The Great Beauty… in HDR
After a few months during which my production of new images for the microstock had suffered a sharp slowdown, I finally found the time to edit some pictures that I took last March, after the planetary success at the Academy Awards of the movie “The Great Beauty” by Paolo Sorrentino. The purpose of this article isn’t in any way to make a review or to criticize the movie, but despite the idea that everyone of us can have about it, an undoubted merit of this film, moreover unanimously recognized, is that it has shown in a spectacular and involving way some of the most evocative places of Rome, from the most known (Colosseum, Janiculum, Piazza Navona, Via Veneto) to those a bit less known even by those who were born in Rome or who have lived there for all of their life.
In particular, one of the most ironic scenes of the movie – the one where an alleged avant-garde artist performs in a resounding head shot against the pillar of an ancient Roman aqueduct – is set in the Park of the Aqueducts, near the Appia Antica. It is a rather large public space, in which are still visible the remains of seven Roman aqueducts, and where people are used to walking, jogging and being outdoors in a seemingly indifference to the historical and archeological importance of this extraordinary place. Certainly, however, the movie by Sorrentino has given international fame to this park, which has already become a destination more frequently included in the touristical routes of people visiting the Capital.
And then on a Sunday afternoon I decided to take a walk as Jep Gambardella (the main movie character) bringing with me my backpack, my lenses, my filters and the indispensable tripod. The idea was to capture some striking images by taking advantage of the golden light of the late afternoon. Indeed the light was really remarkable but, depending on the vantage point, the exposure of some shots was made difficult by a strong backlight. In other words, I had 2 options: expose properly the ruins while having a completely overexposed sky (image 1); expose in order to have a sunset with more detail, while getting the ruins very dark and full of shadows (image 2).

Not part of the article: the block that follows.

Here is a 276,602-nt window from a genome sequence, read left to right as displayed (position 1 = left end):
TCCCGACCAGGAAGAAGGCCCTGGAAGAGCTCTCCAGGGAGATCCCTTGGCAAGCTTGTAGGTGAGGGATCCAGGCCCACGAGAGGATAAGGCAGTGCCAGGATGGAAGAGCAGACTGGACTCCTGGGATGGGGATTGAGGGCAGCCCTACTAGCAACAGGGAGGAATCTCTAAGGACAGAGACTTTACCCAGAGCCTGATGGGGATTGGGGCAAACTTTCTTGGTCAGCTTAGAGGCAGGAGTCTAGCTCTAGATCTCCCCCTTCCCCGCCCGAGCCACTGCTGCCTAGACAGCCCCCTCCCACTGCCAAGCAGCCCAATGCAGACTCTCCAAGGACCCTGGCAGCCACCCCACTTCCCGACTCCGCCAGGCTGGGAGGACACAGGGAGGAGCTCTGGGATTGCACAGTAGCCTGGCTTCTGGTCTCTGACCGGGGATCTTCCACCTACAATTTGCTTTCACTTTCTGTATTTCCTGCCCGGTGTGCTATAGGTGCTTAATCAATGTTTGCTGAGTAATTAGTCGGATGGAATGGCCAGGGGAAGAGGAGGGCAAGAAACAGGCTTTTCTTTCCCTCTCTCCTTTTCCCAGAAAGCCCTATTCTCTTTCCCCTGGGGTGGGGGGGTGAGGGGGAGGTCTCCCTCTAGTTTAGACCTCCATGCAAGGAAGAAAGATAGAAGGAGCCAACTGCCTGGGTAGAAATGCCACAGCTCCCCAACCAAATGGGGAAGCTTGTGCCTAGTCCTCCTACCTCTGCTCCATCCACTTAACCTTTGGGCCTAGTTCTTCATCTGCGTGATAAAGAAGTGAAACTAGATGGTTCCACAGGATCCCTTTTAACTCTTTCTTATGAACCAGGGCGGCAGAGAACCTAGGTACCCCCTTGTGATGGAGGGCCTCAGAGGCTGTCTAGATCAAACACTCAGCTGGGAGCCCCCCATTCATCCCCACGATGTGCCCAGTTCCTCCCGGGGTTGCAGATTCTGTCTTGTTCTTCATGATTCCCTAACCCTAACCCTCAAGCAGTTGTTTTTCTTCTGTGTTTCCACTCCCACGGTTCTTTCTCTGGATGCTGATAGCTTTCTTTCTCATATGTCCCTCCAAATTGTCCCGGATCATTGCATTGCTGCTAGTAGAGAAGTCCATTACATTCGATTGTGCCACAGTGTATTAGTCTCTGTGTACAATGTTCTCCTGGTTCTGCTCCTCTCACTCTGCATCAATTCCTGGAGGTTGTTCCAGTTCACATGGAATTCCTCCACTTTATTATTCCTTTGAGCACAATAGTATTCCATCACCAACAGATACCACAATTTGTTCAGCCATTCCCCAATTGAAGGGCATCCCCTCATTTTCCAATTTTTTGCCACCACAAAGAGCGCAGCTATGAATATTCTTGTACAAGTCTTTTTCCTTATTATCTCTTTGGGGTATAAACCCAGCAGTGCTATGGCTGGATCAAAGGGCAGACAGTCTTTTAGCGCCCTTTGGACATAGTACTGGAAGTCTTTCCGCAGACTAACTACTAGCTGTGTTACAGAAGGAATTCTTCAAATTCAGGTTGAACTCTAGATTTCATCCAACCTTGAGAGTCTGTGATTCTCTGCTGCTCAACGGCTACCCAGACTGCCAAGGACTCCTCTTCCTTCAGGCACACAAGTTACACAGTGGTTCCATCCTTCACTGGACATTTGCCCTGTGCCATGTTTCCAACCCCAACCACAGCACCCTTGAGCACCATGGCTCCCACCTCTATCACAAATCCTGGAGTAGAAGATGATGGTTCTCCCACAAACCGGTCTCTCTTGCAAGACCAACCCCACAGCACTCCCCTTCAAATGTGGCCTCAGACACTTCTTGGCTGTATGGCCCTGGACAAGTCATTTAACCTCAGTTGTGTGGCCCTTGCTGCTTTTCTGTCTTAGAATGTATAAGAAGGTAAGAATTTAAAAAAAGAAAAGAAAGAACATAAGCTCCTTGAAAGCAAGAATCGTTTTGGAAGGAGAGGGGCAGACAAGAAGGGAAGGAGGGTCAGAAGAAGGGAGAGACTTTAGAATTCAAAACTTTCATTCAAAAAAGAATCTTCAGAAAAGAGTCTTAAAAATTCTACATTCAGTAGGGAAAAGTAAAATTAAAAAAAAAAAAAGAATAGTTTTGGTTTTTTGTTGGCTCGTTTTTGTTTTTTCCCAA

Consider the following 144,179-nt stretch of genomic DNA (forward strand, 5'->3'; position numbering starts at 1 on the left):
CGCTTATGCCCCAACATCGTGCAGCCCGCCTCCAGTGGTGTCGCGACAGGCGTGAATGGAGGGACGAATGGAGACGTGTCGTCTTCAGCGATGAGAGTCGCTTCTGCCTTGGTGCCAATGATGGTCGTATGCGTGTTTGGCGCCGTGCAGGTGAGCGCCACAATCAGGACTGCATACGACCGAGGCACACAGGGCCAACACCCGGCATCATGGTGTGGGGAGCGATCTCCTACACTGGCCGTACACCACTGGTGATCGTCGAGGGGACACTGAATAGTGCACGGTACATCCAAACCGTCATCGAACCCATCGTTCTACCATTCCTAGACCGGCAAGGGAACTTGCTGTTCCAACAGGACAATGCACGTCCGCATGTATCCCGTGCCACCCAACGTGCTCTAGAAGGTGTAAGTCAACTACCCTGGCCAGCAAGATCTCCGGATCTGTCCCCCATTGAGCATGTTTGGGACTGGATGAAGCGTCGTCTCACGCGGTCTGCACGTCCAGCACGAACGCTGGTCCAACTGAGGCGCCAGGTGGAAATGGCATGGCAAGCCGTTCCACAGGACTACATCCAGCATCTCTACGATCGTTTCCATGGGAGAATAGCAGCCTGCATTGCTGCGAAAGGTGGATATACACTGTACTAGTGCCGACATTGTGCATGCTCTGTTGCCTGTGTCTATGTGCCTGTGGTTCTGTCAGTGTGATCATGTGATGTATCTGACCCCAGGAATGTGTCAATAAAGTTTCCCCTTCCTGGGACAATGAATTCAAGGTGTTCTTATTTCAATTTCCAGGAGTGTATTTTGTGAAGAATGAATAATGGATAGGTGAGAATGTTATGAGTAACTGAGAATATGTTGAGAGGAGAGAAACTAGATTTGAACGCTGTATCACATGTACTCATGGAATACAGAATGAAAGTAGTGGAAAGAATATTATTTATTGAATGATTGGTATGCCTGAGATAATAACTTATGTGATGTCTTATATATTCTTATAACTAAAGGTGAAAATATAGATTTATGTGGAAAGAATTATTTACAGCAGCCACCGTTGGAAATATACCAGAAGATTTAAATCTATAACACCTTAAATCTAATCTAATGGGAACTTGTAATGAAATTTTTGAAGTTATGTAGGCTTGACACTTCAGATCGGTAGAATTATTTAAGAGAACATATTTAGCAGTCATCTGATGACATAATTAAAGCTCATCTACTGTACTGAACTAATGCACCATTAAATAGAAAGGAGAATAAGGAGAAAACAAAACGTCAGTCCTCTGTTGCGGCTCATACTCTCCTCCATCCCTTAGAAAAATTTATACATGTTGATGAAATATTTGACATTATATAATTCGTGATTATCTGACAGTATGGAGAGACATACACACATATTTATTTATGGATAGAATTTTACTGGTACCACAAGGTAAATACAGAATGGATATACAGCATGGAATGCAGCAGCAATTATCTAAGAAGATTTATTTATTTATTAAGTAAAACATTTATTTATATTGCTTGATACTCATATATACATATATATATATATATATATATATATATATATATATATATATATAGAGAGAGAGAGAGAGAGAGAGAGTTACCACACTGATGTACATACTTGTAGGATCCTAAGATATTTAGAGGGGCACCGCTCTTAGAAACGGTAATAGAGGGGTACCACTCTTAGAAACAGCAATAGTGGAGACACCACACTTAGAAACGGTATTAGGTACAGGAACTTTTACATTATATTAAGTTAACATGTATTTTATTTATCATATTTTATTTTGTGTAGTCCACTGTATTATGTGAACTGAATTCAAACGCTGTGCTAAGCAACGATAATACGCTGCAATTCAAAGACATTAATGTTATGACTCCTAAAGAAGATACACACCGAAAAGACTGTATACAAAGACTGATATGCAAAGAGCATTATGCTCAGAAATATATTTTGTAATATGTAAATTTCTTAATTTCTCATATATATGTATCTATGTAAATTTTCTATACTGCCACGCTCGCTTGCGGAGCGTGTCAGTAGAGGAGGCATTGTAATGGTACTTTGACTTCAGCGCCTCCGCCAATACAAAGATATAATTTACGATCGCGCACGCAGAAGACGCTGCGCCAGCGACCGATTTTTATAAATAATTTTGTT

The only solution was to use the bracketing, then combining pictures in post-production to get a HDR image (High Dynamic Range) correctly exposed in all areas of the frame. This was the set used: Nikon D5100, 18-55mm lens with polarizing filter and lens hood, tripod, remote shooting and bracketing function with three different exposures (-1, 0, and +1 EV). Back home, I put together the sets of three shots in Photoshop using the plugin HDR Efex Pro by Nik Collection, trying to avoid oversaturated colors in order to achieve an effect as realistic as possible. Below the result at the end of post-production.
Incouraged by the result, I took 14 good pictures, from which I also produced 9 Alternate versions in black and white or sepia, for a total of 23 pictures ready to be indexed and sent to the microstock agencies.
After submitting the same images to all the agencies to which I contribute regularly and after waiting patiently for the reviewers to do their work, here are the results about the approval by the top 10 agencies, some of them quite surprising:
- Shutterstock: 5 out of 23
- 123RF: 7 out of 23
- Photodune: 1 out of 23 (unusually rigid)
- Depositphotos: 23 out of 23
- Fotolia: 11 out of 23 (better than usual)
- Dreamstime: 14 out of 23
- iStock: 22 out of 23 (unusually generous)
- CanStockPhoto: 5 out of 23
- BigStock: 20 out of 23 (in total disagreement with Shutterstock, yet they share the same offices!)
- Pond5: 15 out of 23
Here are some of the images for sale online, taken from this photowalk.
This pleasant walk among the Roman aqueducts gave me several dozens of images approved, which increase my online portfolio significantly if compared to the previous month. Moreover, since the early days, 2 or 3 pictures have begun to sell well both on Shutterstock and on Fotolia, presaging good results expected for the next few weeks. So thanks to “The Great Beauty“, which gave me an opportunity to spend a day in a very special place of Rome, besides giving me the inspiration for new works which increased my personal portfolio. And, who knows, I may think of doing some other stroll in the other locations of the movie in the near future…
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